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Selections from the Bishop Whipple Collection of American Indian Art

Exhibit Features Rare and Beautiful Ojects, Well Documented, with Rich Histories

In 1859, Henry Whipple became the first Episcopal Bishop of Minnesota. Throughout his long tenure, he established the Seabury Divinity School, Shattuck School for Boys and St. Mary’s Hall for Girls, now Shattuck-St. Mary’s of Faribault.

As a missionary, he believed it was essential for native people to adopt Christianity. But he also served as an advocate, dedicating himself to reforming United States policies toward American Indians and creating lasting relationships in the process. Through these relationships, and from his own collecting, he amassed hundreds of arts and crafts objects from American Indians in Minnesota and from across the nation.

“Selections from the Bishop Whipple Collection of American Indian Art,” on view Feb. 15 – April 13, is presented in cooperation with the Science Museum of Minnesota.

The exhibit highlights the extraordinary range and beauty of these objects, many from Ojibwe and Dakota people with accompanying documentation, including photographs of the Indian artist. The stories attached to the objects and the objects themselves provide a look at American Indian art at a crucial moment in 19th-century Minnesota history, and illuminate Bishop Whipple’s roles as a religious figure, government representative and collector.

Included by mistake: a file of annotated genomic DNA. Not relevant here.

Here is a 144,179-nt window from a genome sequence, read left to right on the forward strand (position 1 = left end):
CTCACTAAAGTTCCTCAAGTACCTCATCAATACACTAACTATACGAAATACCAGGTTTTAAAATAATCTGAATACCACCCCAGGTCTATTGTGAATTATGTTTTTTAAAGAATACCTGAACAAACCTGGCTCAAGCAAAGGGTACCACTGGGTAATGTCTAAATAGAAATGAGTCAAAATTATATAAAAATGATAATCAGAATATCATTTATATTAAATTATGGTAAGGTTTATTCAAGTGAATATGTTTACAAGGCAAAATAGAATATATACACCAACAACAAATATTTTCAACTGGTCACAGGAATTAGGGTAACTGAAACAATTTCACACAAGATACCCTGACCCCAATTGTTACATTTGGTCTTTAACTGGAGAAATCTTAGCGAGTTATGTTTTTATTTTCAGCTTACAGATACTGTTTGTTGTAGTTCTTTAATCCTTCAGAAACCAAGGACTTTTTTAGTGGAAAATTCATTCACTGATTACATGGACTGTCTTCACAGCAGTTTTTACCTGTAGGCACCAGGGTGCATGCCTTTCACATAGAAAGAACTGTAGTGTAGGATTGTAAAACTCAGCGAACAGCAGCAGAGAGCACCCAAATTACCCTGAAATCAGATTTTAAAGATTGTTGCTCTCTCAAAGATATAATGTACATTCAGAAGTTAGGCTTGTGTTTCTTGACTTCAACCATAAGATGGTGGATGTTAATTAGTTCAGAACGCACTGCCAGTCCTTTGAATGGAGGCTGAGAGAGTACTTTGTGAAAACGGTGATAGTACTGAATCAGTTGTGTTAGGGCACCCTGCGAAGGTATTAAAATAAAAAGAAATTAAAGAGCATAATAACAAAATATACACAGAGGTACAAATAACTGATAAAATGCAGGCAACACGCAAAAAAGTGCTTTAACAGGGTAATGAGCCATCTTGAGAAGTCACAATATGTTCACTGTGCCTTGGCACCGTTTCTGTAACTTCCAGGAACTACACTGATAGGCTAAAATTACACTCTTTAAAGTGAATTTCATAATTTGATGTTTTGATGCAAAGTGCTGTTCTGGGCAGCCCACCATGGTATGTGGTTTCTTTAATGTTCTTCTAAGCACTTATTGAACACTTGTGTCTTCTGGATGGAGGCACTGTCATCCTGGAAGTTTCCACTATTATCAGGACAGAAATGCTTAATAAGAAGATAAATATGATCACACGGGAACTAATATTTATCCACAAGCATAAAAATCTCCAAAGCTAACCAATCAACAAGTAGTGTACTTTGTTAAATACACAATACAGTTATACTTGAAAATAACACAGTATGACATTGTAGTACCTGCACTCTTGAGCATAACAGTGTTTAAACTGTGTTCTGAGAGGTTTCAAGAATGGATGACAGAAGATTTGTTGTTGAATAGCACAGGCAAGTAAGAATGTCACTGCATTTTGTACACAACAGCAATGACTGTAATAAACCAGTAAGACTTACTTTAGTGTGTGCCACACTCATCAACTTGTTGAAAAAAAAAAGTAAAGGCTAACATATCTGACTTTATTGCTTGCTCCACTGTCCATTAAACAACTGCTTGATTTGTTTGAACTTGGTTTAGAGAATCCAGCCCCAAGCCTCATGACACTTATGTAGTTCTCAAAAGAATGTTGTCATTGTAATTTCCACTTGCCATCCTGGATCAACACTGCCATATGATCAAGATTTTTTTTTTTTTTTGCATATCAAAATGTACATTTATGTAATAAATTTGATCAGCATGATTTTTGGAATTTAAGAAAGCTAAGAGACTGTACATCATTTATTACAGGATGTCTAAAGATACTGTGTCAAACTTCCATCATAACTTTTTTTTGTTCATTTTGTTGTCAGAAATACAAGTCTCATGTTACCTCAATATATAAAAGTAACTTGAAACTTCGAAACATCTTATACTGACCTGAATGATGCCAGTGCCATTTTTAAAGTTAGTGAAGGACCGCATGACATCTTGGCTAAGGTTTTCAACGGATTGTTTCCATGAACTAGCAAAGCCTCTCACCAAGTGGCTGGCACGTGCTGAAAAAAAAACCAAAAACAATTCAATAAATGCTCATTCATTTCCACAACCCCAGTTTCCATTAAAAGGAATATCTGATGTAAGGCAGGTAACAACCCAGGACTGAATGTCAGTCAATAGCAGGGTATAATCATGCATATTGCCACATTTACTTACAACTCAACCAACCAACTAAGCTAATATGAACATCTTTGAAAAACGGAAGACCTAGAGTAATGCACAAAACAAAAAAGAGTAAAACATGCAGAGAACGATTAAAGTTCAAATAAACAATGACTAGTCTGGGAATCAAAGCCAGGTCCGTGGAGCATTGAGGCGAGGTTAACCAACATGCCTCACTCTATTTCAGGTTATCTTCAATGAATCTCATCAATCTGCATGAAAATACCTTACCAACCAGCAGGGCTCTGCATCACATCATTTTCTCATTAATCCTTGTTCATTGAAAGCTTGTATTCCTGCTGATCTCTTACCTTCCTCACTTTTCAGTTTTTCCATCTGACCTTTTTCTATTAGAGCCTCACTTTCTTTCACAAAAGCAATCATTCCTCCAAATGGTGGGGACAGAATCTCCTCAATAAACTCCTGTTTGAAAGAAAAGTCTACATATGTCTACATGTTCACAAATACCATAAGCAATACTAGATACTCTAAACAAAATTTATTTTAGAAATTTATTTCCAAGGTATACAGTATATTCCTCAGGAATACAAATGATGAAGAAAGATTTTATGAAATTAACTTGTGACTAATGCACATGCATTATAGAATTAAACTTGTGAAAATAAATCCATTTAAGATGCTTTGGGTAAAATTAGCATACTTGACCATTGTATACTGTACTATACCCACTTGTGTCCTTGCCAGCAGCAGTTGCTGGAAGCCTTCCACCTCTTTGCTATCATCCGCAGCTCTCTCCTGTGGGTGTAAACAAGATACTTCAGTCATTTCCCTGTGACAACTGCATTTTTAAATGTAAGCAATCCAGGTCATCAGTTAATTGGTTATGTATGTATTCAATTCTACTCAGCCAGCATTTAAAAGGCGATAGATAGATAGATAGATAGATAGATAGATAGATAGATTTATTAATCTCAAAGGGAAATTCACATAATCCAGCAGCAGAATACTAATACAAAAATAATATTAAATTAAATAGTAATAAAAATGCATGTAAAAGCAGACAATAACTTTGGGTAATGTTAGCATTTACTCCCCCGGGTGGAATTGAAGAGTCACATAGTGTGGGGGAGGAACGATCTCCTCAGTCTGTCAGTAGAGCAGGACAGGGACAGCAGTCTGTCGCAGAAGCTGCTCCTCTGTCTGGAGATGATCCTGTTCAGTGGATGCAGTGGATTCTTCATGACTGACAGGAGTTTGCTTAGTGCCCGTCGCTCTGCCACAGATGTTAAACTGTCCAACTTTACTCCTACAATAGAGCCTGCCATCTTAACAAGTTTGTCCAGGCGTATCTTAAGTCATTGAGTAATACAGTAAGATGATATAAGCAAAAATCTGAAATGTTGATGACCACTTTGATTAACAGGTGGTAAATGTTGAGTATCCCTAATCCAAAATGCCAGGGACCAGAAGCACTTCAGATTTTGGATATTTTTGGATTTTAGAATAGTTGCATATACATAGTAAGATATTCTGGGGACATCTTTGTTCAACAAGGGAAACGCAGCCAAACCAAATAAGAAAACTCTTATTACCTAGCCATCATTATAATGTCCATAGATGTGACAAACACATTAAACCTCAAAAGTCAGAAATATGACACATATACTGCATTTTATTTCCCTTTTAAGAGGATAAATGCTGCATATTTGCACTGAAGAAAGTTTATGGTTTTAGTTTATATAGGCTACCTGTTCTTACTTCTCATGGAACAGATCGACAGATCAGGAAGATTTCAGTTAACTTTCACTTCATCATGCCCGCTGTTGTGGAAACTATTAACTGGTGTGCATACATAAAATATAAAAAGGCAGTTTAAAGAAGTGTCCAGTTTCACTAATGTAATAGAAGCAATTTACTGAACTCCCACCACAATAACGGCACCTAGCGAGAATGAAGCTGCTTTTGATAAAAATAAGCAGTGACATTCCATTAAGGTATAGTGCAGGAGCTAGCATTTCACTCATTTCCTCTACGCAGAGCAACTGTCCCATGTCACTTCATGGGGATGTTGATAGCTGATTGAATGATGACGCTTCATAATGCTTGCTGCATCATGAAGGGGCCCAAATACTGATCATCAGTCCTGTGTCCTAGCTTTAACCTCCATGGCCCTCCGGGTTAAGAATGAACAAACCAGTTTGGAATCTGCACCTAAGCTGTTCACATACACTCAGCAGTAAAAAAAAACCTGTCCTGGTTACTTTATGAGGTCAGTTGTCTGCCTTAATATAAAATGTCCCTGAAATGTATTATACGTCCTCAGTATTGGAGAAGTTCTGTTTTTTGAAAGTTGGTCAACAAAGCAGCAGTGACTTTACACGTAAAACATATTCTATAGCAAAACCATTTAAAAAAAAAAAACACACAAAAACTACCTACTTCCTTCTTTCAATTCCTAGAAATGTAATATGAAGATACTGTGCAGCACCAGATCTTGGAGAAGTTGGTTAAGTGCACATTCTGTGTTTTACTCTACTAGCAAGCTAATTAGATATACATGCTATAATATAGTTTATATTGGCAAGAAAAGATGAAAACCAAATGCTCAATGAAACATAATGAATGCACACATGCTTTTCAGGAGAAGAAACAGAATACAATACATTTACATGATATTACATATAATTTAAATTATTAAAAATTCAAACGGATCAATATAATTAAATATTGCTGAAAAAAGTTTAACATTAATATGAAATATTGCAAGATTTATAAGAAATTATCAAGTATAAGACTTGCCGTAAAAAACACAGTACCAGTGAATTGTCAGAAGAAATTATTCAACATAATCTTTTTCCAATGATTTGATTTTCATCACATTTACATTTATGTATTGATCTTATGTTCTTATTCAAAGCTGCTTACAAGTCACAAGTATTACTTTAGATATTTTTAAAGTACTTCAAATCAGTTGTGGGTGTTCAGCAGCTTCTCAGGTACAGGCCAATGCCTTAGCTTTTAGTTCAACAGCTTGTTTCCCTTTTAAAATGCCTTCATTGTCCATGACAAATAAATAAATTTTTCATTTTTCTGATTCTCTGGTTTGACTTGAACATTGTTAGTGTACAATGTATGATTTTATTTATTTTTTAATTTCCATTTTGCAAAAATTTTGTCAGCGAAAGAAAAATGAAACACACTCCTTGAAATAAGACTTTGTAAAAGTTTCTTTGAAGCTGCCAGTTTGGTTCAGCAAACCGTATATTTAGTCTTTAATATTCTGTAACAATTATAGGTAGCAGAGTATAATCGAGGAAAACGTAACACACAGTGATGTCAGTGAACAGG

The exhibit features examples of traditional quillwork, beaded garments, bandolier bags, as well as a variety of objects and lace produced at mission schools in Minnesota. Many of these items have never before been on display. Where possible, the provenance is displayed alongside the art object.

The exhibit includes 40 selected items from the collection of nearly 500 pieces, which is currently housed at the Science Museum of Minnesota and at the Minnesota Historical Society. Additional items in the exhibit are on loan from Shattuck-St. Mary’s School, Rice County Historical Society, St. Mark’s Episcopal Cathedral and The Cathedral of Our Merciful Saviour.